“The objectives of the lawsuit are twofold, first of all to get a birth certificate for these individual children, but more broadly, also to get a clear guidance and a clear statement from the state agency as to what other people in similar situations need to do in order to get a birth certificate,” said Olivares in a phone interview from Alamo, Texas. “What we don’t want is for all these kids to get a birth certificate and then the case is dismissed, but then next month we’re going to be back with the same problem.”Life for undocumented people in the U.S. is difficult, and the denial of birth certificates represents another form of official discrimination against them. “What’s happening now is they’re being discriminated against, even though the child is a citizen and has a constitutional right to a birth certificate, the child and the parent are being discriminated against because they are undocumented,” said Hector Guzman Lopez, who works with Fuerza del Valle Workers’ Center and the South Texas Civil Rights Project.
Increased policing along the entire U.S.-Mexico border has cut the mobility of undocumented people. By way of example, undocumented people cannot leave the Rio Grande Valley without risking their lives.“Undocumented people are essentially trapped to a large degree in the Rio Grande Valley here on the U.S. border, there’s another checkpoint as you go north, and if you don’t have any documents you can’t pass there, you will be picked up and put in a detention center,” said Guzman. “Either you risk your life going through the brush, or you pay somebody to sneak you across, which is very dangerous as well, so most people who are undocumented workers and their families, they stay in the Valley.”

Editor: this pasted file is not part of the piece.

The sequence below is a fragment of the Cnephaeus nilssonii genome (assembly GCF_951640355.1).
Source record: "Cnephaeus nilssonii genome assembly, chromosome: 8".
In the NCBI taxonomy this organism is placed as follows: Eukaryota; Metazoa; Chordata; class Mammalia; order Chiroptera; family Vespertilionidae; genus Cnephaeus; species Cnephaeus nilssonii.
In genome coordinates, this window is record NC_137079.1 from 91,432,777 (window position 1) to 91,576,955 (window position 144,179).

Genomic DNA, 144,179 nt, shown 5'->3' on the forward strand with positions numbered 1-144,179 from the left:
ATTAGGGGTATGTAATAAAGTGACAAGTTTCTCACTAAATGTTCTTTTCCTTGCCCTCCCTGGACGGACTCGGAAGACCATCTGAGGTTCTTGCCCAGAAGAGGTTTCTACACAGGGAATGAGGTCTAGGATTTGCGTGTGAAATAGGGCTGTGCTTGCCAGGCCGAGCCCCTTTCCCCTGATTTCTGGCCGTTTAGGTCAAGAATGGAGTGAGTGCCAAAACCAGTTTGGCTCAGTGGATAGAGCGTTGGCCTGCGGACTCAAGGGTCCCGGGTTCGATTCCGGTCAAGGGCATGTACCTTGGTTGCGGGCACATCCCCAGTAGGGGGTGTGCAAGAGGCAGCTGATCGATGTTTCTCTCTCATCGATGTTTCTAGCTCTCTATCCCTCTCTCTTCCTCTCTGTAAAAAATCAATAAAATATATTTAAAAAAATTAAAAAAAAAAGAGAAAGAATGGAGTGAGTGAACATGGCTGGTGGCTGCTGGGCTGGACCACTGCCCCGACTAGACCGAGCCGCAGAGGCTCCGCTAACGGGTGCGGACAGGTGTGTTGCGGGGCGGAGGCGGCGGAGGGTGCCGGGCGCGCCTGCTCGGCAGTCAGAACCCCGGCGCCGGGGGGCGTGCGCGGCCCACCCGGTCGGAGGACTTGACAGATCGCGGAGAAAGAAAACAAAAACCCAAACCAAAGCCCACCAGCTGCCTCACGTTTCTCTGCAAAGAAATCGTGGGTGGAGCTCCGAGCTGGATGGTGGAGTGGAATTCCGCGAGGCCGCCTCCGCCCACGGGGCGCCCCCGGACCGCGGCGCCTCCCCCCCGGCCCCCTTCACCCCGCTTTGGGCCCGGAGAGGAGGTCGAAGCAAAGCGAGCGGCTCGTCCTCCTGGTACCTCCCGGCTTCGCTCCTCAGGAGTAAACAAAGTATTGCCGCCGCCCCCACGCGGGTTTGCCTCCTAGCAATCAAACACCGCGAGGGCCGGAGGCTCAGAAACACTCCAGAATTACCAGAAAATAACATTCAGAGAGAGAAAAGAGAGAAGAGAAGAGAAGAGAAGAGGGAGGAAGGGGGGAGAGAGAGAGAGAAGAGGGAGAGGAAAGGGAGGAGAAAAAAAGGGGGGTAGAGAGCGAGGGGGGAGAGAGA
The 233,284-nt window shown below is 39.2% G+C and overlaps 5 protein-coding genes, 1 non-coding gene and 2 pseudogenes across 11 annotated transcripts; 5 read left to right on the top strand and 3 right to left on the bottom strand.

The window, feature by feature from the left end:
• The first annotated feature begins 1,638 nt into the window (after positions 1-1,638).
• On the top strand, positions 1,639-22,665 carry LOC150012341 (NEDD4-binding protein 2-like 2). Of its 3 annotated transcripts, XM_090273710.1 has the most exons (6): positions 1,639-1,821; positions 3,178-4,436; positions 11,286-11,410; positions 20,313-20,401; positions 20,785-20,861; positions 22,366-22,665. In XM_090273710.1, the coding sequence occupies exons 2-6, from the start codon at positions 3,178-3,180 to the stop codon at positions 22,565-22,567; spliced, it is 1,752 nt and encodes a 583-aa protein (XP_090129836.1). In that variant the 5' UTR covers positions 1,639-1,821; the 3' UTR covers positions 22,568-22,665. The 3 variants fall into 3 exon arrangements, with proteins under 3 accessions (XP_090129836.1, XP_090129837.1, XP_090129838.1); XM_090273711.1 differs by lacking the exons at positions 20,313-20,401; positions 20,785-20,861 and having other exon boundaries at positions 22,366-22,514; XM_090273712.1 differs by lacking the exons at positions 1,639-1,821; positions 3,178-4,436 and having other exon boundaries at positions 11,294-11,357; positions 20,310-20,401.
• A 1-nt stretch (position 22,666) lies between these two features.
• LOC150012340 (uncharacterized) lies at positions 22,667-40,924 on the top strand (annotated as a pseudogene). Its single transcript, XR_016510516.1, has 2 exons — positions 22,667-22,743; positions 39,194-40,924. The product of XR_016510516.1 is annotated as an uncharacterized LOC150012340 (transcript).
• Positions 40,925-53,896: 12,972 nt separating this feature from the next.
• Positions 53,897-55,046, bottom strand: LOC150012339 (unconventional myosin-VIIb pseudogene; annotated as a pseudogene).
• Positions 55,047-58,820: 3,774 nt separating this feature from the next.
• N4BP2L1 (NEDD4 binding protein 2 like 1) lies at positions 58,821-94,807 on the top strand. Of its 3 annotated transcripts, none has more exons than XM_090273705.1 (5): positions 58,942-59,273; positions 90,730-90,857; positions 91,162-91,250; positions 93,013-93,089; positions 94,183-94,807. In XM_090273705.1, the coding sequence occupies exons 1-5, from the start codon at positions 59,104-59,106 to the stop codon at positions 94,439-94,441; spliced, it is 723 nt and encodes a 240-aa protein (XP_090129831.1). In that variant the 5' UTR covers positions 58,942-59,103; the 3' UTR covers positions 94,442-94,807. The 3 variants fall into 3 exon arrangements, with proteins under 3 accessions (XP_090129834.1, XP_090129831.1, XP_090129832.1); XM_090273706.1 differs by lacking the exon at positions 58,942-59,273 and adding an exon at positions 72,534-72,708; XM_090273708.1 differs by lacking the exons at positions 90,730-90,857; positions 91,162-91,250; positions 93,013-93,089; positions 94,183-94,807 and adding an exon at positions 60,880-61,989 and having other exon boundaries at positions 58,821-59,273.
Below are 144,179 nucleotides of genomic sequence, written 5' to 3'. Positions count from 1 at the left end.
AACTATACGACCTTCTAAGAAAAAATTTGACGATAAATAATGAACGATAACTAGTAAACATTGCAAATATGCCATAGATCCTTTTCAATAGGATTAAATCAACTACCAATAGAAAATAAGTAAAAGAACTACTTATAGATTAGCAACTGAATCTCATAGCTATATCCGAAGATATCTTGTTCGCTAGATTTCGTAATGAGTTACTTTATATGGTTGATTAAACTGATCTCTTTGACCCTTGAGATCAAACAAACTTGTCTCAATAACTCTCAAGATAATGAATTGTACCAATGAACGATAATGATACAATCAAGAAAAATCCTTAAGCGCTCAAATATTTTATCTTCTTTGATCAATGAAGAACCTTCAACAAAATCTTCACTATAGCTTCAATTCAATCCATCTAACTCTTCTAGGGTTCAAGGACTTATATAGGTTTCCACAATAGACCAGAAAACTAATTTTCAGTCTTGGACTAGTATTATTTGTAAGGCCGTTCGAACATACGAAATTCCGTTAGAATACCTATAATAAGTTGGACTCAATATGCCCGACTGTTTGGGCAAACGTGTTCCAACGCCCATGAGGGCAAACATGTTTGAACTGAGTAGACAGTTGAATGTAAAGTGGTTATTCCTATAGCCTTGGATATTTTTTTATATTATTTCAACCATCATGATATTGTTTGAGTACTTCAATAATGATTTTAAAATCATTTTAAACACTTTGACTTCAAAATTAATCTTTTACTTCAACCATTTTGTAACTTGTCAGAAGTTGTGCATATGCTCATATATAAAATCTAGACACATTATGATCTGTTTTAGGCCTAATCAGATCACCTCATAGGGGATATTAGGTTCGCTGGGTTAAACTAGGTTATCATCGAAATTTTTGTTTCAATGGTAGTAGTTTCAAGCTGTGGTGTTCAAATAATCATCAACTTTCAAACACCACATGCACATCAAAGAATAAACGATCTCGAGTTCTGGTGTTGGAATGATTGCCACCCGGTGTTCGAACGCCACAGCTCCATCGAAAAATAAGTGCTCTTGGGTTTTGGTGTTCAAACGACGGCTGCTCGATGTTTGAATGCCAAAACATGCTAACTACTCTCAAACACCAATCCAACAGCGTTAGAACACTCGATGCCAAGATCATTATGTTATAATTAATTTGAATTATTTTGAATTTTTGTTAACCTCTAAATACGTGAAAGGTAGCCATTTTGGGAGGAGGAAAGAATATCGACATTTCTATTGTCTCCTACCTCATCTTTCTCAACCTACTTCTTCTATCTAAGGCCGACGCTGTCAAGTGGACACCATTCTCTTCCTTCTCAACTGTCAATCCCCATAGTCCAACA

The Texas Department of State Health Services and others named in the lawsuit filed a motion to dismiss the case on July 22, claiming that Texas has sovereign immunity under the 11th Amendment.
But the plaintiffs are not backing down and the legal case is growing, with more families, like the Duartes, joining the list of plaintiffs. “We’re not bad people, we try and do everything legally, especially for [our children] because we can’t [get papers], but they can,” said Duarte.
Dawn Paley is a journalist and author of Drug War Capitalism, AK Press 2014. Follow her on Twitter @dawn_